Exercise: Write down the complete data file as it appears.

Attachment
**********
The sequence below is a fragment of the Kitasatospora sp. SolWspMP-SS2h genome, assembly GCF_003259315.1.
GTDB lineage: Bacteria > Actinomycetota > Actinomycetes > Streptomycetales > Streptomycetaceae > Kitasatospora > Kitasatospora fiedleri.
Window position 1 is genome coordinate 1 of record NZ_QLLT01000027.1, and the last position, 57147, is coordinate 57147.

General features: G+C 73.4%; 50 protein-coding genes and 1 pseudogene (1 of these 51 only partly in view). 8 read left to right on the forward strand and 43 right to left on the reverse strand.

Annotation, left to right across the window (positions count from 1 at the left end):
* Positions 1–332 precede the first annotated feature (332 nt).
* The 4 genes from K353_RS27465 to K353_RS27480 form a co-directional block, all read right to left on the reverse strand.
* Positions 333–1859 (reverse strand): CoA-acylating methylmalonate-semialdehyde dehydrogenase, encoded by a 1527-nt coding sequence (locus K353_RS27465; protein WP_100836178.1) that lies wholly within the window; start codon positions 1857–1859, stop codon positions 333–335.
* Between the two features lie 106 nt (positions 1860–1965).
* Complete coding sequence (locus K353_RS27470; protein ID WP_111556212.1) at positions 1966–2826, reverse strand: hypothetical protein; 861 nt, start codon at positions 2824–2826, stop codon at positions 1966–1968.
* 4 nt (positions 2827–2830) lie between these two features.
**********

The sequence below is a fragment of the Kitasatospora sp. SolWspMP-SS2h genome, assembly GCF_003259315.1.
GTDB lineage: Bacteria > Actinomycetota > Actinomycetes > Streptomycetales > Streptomycetaceae > Kitasatospora > Kitasatospora fiedleri.
Window position 1 is genome coordinate 1 of record NZ_QLLT01000027.1, and the last position, 57147, is coordinate 57147.

General features: G+C 73.4%; 50 protein-coding genes and 1 pseudogene (1 of these 51 only partly in view). 8 read left to right on the forward strand and 43 right to left on the reverse strand.

Annotation, left to right across the window (positions count from 1 at the left end):
* Positions 1–332 precede the first annotated feature (332 nt).
* The 4 genes from K353_RS27465 to K353_RS27480 form a co-directional block, all read right to left on the reverse strand.
* Positions 333–1859 (reverse strand): CoA-acylating methylmalonate-semialdehyde dehydrogenase, encoded by a 1527-nt coding sequence (locus K353_RS27465; protein WP_100836178.1) that lies wholly within the window; start codon positions 1857–1859, stop codon positions 333–335.
* Between the two features lie 106 nt (positions 1860–1965).
* Complete coding sequence (locus K353_RS27470; protein ID WP_111556212.1) at positions 1966–2826, reverse strand: hypothetical protein; 861 nt, start codon at positions 2824–2826, stop codon at positions 1966–1968.
* 4 nt (positions 2827–2830) lie between these two features.